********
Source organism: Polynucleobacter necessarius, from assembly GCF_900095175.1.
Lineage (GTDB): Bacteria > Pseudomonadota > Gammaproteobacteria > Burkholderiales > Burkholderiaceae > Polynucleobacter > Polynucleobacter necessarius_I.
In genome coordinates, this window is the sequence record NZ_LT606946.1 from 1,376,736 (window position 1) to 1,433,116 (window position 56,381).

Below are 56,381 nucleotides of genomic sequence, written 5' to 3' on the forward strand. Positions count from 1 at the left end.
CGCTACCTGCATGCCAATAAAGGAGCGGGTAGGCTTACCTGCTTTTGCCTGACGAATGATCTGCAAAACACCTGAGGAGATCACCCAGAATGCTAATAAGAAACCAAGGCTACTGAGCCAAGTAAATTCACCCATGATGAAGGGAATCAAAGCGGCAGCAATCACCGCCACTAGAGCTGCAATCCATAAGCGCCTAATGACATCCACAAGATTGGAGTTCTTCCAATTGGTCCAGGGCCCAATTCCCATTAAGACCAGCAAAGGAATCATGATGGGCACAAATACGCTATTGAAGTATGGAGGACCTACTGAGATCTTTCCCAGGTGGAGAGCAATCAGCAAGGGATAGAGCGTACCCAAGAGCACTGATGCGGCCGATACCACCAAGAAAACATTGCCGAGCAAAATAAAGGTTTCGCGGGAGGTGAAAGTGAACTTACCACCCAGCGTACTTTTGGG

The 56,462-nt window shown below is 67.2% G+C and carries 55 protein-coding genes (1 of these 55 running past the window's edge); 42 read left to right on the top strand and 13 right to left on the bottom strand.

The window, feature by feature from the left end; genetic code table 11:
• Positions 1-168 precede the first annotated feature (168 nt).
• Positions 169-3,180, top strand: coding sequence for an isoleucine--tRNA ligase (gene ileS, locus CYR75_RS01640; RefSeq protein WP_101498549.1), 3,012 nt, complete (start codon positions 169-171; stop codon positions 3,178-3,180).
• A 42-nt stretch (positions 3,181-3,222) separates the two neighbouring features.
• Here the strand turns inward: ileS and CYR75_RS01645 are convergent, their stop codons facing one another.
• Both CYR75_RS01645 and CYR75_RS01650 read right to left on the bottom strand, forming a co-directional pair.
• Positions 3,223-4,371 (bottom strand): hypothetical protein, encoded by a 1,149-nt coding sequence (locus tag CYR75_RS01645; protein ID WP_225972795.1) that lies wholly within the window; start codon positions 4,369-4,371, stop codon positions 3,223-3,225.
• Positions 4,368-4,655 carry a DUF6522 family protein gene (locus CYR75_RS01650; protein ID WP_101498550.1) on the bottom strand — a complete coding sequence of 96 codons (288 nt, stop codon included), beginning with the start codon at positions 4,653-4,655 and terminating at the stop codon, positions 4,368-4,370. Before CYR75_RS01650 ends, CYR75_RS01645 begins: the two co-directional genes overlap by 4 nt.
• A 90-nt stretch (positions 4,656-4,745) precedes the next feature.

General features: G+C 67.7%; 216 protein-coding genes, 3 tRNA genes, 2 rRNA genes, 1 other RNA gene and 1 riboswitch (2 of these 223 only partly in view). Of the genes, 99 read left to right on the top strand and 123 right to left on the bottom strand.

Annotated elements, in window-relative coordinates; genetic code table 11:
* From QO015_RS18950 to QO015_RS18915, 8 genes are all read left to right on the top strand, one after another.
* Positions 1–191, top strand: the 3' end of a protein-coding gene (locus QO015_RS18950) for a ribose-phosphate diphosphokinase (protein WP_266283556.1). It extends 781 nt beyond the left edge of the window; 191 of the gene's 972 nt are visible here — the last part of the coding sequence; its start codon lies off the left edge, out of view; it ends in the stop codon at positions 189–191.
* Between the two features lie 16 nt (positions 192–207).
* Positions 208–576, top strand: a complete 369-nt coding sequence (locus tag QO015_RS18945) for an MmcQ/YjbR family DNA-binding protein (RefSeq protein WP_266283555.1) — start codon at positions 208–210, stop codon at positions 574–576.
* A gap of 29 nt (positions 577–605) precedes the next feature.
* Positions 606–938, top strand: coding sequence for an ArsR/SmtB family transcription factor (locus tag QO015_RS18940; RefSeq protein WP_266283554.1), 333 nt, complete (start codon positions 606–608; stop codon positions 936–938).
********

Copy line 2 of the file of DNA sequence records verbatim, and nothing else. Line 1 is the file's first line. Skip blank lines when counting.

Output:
Lineage (GTDB): Bacteria > Pseudomonadota > Gammaproteobacteria > Burkholderiales > Burkholderiaceae > Polynucleobacter > Polynucleobacter necessarius_I.